As ever, historically, Boston and New York were playing their accustomed roles as the (more or less threatening) alternative to each other in this as in every other field — one could write a book! — and here again Copley Square had its role to play. In 1899, Day proposed an American Association of American Photography, a Boston-based national photographic salon with gallery space in the Museum of Fine Arts, a coup Day was able to pull off because of his friend and ally Sarah Choate Sears, an artist and fellow photographer but also the wife of J. Montgomery Sears, Boston’s richest man. (Sears photographed Sargent in 1890, by the way, the year after he painted her, perhaps the closest Day and Sargent came to each other, moving as they did in close but different circles.)

Stieglitz managed to derail the idea, but, Day, unfazed, decided to organize what became the first major exhibition of American Pictorialist photography, and denied his Copley Square venue, took it to London and Paris instead, where he scored a huge success. According to Pamela Roberts in John Hannon’s Encyclopedia of Nineteenth Century Photography, [“Day’s] subject matter — naked black men and religious scenes — was unlike anything ever seen in photographic exhibitions in London before”.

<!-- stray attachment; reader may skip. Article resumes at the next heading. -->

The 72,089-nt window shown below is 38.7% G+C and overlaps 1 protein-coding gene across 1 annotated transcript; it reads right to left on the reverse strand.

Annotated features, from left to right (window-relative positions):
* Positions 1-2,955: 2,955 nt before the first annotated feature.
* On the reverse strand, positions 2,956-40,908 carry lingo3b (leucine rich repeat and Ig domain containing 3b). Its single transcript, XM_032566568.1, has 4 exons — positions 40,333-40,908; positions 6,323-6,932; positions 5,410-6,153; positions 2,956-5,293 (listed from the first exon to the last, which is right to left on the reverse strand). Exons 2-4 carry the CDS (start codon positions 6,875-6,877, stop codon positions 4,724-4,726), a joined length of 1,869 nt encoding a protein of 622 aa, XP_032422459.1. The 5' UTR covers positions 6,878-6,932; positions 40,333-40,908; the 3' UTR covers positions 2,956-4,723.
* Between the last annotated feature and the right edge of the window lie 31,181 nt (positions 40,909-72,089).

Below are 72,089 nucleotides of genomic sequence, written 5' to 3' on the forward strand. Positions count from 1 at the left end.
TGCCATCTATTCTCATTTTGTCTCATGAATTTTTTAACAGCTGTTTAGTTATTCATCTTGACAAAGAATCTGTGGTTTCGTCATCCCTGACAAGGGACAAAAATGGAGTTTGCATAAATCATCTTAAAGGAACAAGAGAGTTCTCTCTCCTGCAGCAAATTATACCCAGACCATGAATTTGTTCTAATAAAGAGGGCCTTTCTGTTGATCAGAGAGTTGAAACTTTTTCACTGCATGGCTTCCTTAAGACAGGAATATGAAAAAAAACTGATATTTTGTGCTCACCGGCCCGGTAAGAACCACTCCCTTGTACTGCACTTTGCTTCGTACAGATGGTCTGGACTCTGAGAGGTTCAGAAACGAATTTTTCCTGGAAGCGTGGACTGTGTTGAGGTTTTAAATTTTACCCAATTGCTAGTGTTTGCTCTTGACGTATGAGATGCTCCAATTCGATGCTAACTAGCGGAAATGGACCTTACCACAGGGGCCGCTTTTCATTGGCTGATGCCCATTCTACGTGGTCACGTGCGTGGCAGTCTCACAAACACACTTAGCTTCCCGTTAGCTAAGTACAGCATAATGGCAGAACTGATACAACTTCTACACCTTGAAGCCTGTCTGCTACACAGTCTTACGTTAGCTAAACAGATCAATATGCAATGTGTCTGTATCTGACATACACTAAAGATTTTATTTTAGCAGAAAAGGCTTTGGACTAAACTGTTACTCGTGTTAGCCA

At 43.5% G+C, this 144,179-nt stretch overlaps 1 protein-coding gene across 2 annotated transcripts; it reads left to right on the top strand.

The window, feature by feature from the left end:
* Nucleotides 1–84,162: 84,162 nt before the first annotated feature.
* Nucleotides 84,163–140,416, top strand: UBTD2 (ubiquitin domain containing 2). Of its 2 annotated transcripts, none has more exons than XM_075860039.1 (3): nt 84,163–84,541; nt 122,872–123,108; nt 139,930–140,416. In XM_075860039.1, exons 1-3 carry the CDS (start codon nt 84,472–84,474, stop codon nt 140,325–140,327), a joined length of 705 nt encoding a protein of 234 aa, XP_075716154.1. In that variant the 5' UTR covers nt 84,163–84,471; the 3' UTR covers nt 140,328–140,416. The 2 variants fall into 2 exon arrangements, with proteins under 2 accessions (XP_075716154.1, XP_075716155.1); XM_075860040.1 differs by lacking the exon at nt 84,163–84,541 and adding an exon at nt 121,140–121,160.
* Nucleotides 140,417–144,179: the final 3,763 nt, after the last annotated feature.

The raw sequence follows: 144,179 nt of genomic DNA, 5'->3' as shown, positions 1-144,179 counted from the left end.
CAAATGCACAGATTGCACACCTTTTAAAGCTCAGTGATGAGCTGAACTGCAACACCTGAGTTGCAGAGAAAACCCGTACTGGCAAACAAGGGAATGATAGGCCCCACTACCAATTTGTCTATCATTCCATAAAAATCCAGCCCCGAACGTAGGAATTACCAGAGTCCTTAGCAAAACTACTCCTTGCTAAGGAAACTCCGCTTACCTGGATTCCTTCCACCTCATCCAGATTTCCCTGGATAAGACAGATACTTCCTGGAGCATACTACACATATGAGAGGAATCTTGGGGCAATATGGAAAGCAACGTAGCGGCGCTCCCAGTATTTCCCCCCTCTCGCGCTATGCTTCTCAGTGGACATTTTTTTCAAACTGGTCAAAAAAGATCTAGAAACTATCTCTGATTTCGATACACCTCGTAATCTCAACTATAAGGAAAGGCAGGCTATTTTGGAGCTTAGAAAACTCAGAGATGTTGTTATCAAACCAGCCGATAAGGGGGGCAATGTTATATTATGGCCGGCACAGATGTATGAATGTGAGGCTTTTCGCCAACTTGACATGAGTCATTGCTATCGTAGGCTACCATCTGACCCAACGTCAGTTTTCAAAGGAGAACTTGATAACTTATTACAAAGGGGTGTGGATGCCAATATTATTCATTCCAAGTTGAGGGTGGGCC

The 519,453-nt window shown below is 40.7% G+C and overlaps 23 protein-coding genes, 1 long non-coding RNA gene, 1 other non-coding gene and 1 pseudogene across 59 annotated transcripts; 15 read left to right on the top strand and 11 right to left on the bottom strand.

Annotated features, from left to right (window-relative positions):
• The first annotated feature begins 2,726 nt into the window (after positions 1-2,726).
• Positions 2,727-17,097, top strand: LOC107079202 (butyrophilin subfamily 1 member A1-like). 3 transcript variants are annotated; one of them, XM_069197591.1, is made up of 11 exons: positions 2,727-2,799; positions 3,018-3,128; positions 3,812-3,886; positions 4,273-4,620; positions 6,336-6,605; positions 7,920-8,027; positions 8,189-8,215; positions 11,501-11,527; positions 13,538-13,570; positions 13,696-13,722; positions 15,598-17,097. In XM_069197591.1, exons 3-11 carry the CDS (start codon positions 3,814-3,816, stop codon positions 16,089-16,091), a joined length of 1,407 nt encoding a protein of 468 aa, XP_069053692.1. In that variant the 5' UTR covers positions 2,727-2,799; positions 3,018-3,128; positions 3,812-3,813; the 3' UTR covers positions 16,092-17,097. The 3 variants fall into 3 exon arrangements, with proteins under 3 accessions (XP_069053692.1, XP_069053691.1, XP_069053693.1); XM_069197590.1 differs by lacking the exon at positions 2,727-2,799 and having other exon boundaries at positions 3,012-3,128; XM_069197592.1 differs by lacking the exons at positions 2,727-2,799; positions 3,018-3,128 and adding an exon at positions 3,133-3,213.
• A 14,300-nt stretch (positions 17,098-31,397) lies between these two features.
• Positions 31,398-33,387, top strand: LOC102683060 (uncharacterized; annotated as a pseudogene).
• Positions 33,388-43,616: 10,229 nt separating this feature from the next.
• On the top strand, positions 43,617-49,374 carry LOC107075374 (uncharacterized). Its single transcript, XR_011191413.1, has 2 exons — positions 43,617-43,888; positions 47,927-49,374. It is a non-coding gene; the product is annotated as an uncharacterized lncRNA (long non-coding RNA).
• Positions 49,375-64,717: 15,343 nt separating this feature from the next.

Already at the Philadelphia Salon in 1899, he had exhibited perhaps the most striking of all his black images, The Ethiopian Chief, as the centerpiece of a triptych entitled Armageddon, of which Fanning writes:

The triptych immediately caused controversy . . . [In] Paris in 1901 Day informed a French critic that ‘the central figure represented the majesty and sternness of Justice,’ the left-hand figure stood for ‘Sin disquieted by punishment, the right depicted the tranquil sleep of the righteous man’. Traditionally it is Christ who separates the sinners from the righteous on Judgment Day, but in Day’s vision, Justice would be meted out by a black man.

It was a bold stroke, the sort of thing one expected from Unitarian Boston — why I call that universe of discourse the first American Modernism — and arguably it “made” Day as a Boston Brahmin. Certainly Barbara Michaels in her “New Light on F. Holland Day’s Photographs of African Americans” in History of Photography, was right to conclude Day’s triptych “turned conventional imagery and conventional wisdom on its head, particularly in largely segregated Jim Crow America.”

Day’s triptych, of course, was much braver than mine, which I have arranged more than a century later. He risked all in the day by daring to show, in Trevor Fairbrother’s words, “a black man with eyes half closed occupying the seat of power or judgment.”